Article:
First you need to compartmentalize your system to the smallest discrete pieces.  So if one compartment is compromised, none of the others will be.  Cloud systems tend to be monolithic silos.  Break into one part and everything else is exposed.   At my last company we built a separate virtual instance for each customer.  That way if one customer was compromised, it had zero effect on anyone else.

We also segregated the data (we were dealing with patient health records).  But we needed subsets of that data aggregated to do analytics.  Pulling the data is very bad, because that creates a single point of weakness.  Instead, each instance pushed the summary data to the aggregation database. 

Next you need audit.  Record everything.  And make sure that the system administration role is completely seperate from the auditing role.

Finally you need remediation.  What are the protocols to observe when any part of the system is compromised?  

  • Isolate it
  • Fix it
  • Notify those effected
  • Identify the root cause
  • Change to eliminate the root cause

This goes beyond system design into understanding how your customer / users need to interact with the system.  Do all new users really need to default to administrator role?

It is our job to take security and privacy seriously and engage our users to make sure they have what they need without making their lives more difficult (give me two-factor authentication to my cell phone over complicated passwords any day).

update:  I showed this blog post to a college student and they thought I had typos in my title.  To complete your education on video game nostalgia, read this.

Encyrption is easy: Key management is hard

Encryption basically has two use cases:

1. Moving information from point A to point B and not letting anyone else be able to see it during transit.
2. Making sure that when the information is at rest (data, email, etc.) that unauthorized people cannot use it or read it.

You often hear claims like "AES 256 bit encryption" or "We use military grade encryption".  Doesn't mean much.  All encryption uses keys.  These keys are mathematical constructs, when used properly, Keys provide the amount of security necessary.  Who ever has access to the keys, can see your information.

Key management is a very big deal.  Your first consideration is who generates the keys and how do they do it.   For instance, if you are storing data off site, and the service provider generates and stores the key, you have to ask yourself "Do I trust them"?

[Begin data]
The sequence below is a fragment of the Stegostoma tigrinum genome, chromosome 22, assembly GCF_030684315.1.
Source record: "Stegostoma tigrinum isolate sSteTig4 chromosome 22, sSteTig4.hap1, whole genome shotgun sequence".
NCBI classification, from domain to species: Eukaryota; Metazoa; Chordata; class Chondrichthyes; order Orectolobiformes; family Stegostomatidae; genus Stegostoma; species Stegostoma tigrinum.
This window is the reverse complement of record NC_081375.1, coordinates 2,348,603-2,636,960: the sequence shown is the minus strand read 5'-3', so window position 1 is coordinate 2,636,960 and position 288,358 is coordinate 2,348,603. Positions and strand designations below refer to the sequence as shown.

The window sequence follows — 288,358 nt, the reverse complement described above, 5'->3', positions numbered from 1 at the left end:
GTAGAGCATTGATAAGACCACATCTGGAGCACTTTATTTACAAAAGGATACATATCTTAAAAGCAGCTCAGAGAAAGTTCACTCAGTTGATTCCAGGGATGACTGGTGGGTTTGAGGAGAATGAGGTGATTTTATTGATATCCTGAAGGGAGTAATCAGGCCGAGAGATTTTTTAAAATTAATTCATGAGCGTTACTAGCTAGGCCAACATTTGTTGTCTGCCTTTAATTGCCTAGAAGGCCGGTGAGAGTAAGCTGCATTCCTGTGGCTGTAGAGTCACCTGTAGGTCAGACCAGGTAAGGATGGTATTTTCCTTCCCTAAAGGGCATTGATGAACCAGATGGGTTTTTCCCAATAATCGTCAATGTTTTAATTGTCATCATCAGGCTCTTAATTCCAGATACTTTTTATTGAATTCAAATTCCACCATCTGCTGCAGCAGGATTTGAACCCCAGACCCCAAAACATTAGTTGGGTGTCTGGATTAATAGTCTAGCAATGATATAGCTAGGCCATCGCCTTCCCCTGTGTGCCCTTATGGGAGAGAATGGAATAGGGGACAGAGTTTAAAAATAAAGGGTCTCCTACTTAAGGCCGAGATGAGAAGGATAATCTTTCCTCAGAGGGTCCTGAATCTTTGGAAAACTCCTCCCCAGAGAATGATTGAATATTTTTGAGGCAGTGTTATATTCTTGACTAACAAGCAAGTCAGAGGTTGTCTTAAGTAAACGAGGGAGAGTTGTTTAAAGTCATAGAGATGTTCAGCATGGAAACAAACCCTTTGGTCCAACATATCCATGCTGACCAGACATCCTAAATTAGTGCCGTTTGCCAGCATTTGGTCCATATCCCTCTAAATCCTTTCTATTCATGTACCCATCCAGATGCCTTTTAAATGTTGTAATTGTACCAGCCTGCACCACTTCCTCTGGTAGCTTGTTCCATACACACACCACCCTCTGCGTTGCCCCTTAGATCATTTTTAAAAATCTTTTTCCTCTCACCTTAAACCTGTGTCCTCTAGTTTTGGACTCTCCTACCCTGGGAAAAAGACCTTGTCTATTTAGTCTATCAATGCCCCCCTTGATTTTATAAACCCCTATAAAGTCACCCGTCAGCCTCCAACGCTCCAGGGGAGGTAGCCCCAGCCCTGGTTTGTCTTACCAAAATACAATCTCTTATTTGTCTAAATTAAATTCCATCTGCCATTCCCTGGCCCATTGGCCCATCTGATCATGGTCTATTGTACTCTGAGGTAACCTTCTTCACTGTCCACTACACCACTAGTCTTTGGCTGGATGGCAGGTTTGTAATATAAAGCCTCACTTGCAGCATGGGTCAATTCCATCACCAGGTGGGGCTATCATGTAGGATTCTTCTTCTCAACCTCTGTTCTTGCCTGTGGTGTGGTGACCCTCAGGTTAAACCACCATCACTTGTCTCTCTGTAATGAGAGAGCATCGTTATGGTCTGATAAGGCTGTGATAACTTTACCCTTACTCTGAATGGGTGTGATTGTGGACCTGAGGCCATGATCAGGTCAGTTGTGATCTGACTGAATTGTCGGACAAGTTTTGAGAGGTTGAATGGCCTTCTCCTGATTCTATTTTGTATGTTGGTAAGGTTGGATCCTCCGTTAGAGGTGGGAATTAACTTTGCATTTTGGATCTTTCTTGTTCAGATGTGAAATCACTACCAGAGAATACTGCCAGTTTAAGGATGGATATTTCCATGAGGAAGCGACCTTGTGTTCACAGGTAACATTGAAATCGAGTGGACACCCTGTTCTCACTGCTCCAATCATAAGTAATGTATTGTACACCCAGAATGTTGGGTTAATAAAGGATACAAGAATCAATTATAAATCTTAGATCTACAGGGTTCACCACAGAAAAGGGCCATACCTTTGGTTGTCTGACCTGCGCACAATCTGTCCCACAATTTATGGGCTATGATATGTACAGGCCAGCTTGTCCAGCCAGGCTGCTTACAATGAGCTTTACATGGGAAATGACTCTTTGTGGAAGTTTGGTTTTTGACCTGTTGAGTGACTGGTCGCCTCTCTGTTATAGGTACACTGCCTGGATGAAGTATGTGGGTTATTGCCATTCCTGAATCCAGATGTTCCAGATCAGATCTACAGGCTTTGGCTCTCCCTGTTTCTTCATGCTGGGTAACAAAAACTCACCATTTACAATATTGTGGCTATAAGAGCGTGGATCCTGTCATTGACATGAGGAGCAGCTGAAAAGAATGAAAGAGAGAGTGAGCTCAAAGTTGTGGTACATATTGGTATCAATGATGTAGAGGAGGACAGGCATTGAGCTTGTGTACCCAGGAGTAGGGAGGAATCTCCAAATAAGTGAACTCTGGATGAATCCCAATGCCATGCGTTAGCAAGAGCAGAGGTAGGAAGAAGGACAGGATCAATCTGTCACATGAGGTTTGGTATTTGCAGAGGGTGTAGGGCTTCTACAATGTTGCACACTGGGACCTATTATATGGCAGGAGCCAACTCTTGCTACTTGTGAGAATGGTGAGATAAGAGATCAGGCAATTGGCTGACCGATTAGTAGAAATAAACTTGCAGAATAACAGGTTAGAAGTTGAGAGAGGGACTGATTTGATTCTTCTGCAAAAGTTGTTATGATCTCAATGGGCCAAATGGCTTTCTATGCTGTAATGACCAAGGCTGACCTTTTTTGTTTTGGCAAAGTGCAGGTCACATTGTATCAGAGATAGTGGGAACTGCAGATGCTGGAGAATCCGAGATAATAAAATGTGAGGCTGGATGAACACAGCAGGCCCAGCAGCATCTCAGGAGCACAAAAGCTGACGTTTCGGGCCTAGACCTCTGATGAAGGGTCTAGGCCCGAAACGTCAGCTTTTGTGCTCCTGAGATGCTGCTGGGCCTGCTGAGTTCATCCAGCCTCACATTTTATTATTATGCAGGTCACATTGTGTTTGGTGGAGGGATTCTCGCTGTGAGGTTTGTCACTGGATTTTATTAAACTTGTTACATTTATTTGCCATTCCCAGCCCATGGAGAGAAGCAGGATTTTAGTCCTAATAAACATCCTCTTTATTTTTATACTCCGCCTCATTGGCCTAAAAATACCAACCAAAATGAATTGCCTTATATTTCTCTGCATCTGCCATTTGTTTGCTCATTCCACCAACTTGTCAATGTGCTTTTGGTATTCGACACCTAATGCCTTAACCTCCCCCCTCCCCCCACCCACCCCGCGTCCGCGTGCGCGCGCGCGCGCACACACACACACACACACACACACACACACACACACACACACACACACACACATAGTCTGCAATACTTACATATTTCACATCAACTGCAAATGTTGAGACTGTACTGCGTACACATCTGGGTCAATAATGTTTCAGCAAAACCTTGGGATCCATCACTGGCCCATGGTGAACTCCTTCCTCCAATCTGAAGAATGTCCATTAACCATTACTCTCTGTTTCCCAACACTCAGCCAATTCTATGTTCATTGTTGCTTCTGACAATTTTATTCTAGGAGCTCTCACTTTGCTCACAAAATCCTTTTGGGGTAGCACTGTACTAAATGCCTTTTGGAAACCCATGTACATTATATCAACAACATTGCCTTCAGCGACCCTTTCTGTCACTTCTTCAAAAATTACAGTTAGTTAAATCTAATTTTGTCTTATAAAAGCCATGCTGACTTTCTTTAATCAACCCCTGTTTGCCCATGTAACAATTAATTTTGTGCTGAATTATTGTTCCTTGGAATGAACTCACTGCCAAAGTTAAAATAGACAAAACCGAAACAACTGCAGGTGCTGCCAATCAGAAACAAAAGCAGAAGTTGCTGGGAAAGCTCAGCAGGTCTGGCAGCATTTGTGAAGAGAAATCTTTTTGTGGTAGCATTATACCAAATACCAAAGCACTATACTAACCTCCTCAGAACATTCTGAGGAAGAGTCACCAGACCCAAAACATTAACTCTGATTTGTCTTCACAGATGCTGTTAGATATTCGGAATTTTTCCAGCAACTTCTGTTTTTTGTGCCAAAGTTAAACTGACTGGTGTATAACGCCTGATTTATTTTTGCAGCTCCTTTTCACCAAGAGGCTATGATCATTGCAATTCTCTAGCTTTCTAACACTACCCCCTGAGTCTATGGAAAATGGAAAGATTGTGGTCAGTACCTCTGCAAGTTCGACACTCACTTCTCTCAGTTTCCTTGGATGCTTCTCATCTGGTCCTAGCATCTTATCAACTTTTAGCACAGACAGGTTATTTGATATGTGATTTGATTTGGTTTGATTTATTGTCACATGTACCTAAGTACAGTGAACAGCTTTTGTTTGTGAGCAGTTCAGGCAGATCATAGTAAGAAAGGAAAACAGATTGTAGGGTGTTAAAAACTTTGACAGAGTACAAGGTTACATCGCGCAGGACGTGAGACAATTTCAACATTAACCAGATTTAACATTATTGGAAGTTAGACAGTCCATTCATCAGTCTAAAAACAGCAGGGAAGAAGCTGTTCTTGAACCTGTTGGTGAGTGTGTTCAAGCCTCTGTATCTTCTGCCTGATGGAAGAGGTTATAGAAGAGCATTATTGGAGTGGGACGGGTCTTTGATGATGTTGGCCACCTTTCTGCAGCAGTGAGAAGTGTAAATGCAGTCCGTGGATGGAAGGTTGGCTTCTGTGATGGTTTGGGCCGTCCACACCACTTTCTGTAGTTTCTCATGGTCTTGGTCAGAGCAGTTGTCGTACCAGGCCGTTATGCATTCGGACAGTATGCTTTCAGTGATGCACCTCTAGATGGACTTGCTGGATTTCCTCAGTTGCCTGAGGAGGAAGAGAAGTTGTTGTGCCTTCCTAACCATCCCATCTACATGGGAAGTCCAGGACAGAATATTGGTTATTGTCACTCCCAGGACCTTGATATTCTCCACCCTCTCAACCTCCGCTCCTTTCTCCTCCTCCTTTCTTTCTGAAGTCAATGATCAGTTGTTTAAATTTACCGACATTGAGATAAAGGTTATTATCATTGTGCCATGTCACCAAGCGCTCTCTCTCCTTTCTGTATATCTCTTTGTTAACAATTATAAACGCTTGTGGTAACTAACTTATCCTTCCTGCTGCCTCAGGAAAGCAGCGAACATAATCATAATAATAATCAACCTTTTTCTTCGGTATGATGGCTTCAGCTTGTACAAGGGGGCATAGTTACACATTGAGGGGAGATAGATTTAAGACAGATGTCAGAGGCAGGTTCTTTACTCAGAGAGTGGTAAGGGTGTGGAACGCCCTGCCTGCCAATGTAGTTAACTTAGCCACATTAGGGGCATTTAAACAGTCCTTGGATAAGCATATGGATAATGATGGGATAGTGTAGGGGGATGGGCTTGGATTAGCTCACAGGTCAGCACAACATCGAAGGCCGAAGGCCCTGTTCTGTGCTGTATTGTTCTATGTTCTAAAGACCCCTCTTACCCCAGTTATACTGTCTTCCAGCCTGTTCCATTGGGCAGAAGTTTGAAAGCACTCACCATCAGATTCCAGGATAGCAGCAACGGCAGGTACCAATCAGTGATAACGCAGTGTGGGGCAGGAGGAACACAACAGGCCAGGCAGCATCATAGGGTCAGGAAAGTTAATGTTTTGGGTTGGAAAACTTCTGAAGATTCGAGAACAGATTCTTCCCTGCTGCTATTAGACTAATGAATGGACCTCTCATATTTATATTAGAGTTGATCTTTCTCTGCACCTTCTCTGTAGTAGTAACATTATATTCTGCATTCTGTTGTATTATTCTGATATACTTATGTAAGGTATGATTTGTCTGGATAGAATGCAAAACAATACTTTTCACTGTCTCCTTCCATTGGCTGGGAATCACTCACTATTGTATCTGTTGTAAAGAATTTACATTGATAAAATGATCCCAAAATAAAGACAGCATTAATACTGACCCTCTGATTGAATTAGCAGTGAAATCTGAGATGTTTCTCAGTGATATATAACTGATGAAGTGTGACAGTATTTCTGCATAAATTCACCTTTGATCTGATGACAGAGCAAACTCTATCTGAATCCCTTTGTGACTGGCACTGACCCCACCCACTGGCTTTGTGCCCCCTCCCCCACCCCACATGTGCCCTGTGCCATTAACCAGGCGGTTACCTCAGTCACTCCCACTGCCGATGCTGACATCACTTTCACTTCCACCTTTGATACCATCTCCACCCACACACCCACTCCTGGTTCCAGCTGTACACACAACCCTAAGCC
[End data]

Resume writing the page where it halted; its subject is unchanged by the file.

This is the model of Google Drive for instance.  In that case you are at the mercy of rogue Google employees, stolen equipment, or unknown subpoenas from government agencies.

Amazon Web Services also will generate the key for you, but not store it.  That's a little better, but you are vulnerable if a copy is being made surreptitiously.

The best case scenario is you generate your own keys using a proven key generation mechanism (a topic for discussion in itself). 

Now comes the hard part.  Whoever has the key can read the information.  How are you protecting and distributing those keys?  What is your access control and audit?  What happens if an employee leaves and has a key?

The best scenario is to assess the balance of risk and usability.  If it is too difficult it won't be used.  One of the slickest methods I've seen for protecting a user / application communicating to a server works like this:

1) The user / application starts a secure session using a public key (PKI uses a lot of overhead)
2) After the connection is made, a single use symetrical key is created (very fast)
3) The session switches to using the same symmetrical key

This gets more interesting when you're talking about backups and disaster recovery.  To fail over to a cloud warm site, that site needs your key to restore the data.  One way to get around this is to have the service provider hold the key and have that key encrypted.  To release the key, you would simply log into the recovery site, enter your credentials and now the key would be released.  They don't need to store your password, just an encrypted hash of the password to verify (and maybe 2 factor authentication to your cell phone).

This is all doable and well worth the time to think through the process from beginning to end.